For hundreds of years, women have been oppressed and victimised by men and yet, the crimes committed against women have failed to be categorised as hate crimes. A hate crime is defined as a crime where the perpetrator is motivated by hostility or demonstrates hostility to a victim’s race, sexual orientation, religion, disability or transgender identity. The government recently announced that it is going to review whether crimes motivated by misogyny should become a hate crime. This is something that is incredibly overdue. However, the law commission has also announced that it is going to look at whether misandry should become a hate crime. This has, inevitably, sparked controversy.
Misandry, which is the prejudice against or hatred of men, has become a contentious issue recently. Many argue that men should be as equally protected as women. For example, men being raped is an issue that often goes unnoticed. In the eyes of the law, only men can commit rape. Many people see this as an undying, unjust example of misandry in the law. Similarly, the objectification of male celebrities in the media based is an ever-growing issue: photographs or articles objectifying women in the same way are increasingly scrutinised and campaigned against by the feminist community. However, these examples do not equate to the constant misogyny that some women have experienced in their lives and that many women have experienced for centuries.
It is already very difficult for a woman, particularly a woman of high profile, to make a claim of sexual misconduct, against a man. When she does, it is often the case that she faces an onslaught of media attention and questions. It’s probable that she’ll be accused of making a false accusation. Very often, she is accused of misandry.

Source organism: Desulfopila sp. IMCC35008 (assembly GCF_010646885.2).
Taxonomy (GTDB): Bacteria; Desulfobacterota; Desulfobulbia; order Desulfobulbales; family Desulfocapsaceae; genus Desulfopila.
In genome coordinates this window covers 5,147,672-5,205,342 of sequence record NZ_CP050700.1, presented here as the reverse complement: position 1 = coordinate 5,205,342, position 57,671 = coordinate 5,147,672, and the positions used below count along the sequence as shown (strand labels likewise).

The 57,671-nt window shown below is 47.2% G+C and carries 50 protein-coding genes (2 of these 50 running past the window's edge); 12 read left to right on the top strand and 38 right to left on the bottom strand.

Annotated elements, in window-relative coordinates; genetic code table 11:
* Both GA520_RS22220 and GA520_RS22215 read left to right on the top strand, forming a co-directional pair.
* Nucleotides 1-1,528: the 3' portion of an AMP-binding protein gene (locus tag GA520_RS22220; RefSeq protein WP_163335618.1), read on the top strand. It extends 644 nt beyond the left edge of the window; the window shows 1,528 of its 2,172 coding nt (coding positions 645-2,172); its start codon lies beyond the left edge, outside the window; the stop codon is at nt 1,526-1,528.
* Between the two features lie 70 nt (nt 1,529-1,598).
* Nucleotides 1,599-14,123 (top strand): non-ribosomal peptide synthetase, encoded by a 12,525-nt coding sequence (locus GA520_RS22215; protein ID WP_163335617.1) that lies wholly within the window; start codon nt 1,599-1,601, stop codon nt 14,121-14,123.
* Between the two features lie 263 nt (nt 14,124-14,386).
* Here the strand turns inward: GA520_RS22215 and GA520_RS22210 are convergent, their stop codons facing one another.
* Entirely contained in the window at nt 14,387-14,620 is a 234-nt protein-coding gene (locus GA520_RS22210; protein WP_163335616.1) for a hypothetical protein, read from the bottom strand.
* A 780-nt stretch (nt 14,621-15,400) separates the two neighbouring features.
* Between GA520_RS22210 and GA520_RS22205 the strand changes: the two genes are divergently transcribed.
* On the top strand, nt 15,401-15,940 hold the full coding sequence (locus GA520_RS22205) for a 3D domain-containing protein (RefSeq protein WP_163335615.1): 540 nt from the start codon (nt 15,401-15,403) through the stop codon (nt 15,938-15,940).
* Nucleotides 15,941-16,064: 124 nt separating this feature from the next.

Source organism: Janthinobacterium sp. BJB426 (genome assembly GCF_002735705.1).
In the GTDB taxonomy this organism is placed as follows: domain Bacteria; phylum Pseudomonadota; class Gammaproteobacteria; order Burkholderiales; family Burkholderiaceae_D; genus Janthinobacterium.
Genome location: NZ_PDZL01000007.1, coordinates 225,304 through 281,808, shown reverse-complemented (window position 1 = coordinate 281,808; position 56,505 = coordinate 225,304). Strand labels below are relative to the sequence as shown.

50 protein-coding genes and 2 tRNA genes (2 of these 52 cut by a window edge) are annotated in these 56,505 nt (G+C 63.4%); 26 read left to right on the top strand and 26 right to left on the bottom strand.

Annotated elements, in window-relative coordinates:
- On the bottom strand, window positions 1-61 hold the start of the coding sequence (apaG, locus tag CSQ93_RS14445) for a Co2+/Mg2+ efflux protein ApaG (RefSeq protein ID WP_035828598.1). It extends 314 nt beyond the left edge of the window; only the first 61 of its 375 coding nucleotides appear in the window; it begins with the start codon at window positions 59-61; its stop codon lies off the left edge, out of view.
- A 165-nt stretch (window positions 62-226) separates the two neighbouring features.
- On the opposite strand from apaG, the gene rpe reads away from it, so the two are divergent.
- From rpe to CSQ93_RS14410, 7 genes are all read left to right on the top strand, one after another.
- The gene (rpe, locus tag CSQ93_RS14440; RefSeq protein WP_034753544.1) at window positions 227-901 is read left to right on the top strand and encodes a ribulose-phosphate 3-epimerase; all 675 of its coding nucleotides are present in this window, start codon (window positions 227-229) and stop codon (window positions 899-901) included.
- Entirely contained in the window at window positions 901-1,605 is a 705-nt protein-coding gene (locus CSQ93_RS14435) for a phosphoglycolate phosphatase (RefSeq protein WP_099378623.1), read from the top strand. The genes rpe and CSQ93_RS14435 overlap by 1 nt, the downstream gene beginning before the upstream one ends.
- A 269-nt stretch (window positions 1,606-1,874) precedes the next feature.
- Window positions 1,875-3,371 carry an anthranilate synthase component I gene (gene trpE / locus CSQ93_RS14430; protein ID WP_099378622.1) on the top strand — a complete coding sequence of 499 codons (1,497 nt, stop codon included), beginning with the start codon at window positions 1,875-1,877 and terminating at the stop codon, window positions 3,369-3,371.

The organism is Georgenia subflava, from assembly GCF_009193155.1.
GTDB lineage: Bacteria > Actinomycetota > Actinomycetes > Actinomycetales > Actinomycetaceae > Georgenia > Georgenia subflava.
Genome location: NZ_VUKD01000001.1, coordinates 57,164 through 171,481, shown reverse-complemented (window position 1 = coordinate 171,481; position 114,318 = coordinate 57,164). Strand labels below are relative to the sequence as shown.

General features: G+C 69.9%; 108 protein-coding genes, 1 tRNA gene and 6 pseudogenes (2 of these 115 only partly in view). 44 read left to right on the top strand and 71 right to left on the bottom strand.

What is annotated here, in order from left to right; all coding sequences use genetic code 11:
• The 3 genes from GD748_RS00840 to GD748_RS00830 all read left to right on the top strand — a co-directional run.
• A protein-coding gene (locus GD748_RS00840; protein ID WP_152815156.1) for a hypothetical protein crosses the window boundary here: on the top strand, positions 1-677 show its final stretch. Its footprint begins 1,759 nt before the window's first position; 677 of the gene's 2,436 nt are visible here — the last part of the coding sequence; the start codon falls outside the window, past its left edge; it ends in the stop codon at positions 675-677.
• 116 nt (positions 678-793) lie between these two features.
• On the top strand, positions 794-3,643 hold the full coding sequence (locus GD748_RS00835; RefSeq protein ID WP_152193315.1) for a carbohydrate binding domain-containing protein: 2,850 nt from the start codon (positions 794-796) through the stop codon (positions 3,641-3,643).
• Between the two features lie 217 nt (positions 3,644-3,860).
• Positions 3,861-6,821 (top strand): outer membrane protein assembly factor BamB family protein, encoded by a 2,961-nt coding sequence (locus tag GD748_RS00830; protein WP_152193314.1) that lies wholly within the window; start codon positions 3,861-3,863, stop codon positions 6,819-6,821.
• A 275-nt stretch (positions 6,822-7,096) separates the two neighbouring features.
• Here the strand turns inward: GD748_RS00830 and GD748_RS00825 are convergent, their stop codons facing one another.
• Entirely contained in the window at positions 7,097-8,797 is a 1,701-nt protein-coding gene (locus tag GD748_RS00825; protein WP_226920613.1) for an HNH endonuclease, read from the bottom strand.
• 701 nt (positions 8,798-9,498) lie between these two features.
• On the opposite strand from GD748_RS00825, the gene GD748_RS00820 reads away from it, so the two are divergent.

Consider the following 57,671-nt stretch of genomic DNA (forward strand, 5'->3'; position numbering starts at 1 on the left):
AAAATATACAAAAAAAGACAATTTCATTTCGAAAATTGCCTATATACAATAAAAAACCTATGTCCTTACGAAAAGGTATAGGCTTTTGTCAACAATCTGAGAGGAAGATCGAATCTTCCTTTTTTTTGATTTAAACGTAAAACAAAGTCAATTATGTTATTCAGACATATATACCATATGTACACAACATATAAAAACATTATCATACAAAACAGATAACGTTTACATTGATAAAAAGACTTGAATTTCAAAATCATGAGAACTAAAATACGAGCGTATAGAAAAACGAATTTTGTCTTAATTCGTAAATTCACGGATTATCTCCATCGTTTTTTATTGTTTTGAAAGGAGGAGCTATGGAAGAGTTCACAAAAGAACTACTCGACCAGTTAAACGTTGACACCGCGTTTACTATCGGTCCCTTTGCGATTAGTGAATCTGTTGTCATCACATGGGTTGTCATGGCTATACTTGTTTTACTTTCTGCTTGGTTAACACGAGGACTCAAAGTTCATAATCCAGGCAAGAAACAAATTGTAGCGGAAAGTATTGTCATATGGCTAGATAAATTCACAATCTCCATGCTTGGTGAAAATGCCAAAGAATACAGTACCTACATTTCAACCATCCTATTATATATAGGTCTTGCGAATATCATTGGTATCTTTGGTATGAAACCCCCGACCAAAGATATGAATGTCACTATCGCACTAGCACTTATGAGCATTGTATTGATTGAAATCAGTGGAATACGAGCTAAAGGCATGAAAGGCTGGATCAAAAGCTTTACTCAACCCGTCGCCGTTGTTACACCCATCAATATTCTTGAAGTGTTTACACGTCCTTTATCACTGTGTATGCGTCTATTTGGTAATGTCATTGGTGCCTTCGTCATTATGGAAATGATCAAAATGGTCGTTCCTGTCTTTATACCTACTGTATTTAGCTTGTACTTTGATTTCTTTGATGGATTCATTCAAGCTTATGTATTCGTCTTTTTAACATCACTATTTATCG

Should misandry become a hate crime, women would be discouraged from speaking out. Why would a woman make an accusation knowing that it could lead to a criminal investigation? As a result, many acts of sexual assault would go without prosecution, setting women back further. It is not right that men are objectified, but this does not make them feel oppressed in their own community: men aren’t afraid to walk home at night as women feel.
The meaning of feminism has been abused and misinterpreted: this often leads to accusations of misandry. While feminism means the belief for equal rights between all genders, many people, often men, see it as women trying to have more power than men. Men accuse women of misandry very quickly: they see the attempts by feminists for equality as an attack on their gender. This alone demonstrates that women still face misogyny regularly: what some people see as misandry is really just their own ignorance. Misandry is really just a veil that men use to hide their misogyny. In no way is the level of discrimination of men as great as that of women.
Every woman faces misogyny. Walking down the street worrying someone may be following them; the fear of up-skirting or the wave of online abuse that women receive on Twitter show that women feel victimised because of their gender. This is something they have very little control over. What’s worse is they are often made to feel responsible for these misogynistic acts. Most men do not have these same worries as women. Making misandry a hate crime would only set the fight for gender equality back.
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